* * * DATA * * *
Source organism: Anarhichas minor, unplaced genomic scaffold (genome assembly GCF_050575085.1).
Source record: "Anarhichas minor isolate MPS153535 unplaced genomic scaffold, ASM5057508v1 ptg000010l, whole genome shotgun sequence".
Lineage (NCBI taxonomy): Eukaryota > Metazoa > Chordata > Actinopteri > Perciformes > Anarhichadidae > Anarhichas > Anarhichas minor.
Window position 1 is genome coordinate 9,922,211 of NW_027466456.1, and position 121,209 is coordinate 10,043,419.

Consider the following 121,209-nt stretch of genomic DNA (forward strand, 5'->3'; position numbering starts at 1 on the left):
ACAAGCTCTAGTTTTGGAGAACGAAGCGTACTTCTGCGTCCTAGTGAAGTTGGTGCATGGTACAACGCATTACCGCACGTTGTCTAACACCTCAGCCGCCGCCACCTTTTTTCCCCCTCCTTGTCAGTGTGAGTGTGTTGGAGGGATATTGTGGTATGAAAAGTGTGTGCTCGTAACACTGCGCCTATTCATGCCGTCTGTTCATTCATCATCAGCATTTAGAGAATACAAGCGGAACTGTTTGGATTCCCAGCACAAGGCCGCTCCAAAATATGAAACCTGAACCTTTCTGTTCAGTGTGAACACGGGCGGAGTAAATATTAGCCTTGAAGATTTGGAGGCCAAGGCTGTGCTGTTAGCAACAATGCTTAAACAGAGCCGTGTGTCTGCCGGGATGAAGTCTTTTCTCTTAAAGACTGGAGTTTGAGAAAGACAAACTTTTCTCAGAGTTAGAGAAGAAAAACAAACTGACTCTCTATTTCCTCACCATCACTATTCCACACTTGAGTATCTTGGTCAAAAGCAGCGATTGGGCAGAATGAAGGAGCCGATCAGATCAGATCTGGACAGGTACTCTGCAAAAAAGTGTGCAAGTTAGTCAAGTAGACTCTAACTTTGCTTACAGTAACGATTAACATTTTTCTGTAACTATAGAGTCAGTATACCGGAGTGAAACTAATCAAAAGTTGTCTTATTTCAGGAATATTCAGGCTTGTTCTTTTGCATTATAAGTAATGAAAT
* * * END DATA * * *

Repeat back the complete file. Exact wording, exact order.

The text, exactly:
Source organism: Anarhichas minor, unplaced genomic scaffold (genome assembly GCF_050575085.1).
Source record: "Anarhichas minor isolate MPS153535 unplaced genomic scaffold, ASM5057508v1 ptg000010l, whole genome shotgun sequence".
Lineage (NCBI taxonomy): Eukaryota > Metazoa > Chordata > Actinopteri > Perciformes > Anarhichadidae > Anarhichas > Anarhichas minor.
Window position 1 is genome coordinate 9,922,211 of NW_027466456.1, and position 121,209 is coordinate 10,043,419.

Consider the following 121,209-nt stretch of genomic DNA (forward strand, 5'->3'; position numbering starts at 1 on the left):
ACAAGCTCTAGTTTTGGAGAACGAAGCGTACTTCTGCGTCCTAGTGAAGTTGGTGCATGGTACAACGCATTACCGCACGTTGTCTAACACCTCAGCCGCCGCCACCTTTTTTCCCCCTCCTTGTCAGTGTGAGTGTGTTGGAGGGATATTGTGGTATGAAAAGTGTGTGCTCGTAACACTGCGCCTATTCATGCCGTCTGTTCATTCATCATCAGCATTTAGAGAATACAAGCGGAACTGTTTGGATTCCCAGCACAAGGCCGCTCCAAAATATGAAACCTGAACCTTTCTGTTCAGTGTGAACACGGGCGGAGTAAATATTAGCCTTGAAGATTTGGAGGCCAAGGCTGTGCTGTTAGCAACAATGCTTAAACAGAGCCGTGTGTCTGCCGGGATGAAGTCTTTTCTCTTAAAGACTGGAGTTTGAGAAAGACAAACTTTTCTCAGAGTTAGAGAAGAAAAACAAACTGACTCTCTATTTCCTCACCATCACTATTCCACACTTGAGTATCTTGGTCAAAAGCAGCGATTGGGCAGAATGAAGGAGCCGATCAGATCAGATCTGGACAGGTACTCTGCAAAAAAGTGTGCAAGTTAGTCAAGTAGACTCTAACTTTGCTTACAGTAACGATTAACATTTTTCTGTAACTATAGAGTCAGTATACCGGAGTGAAACTAATCAAAAGTTGTCTTATTTCAGGAATATTCAGGCTTGTTCTTTTGCATTATAAGTAATGAAAT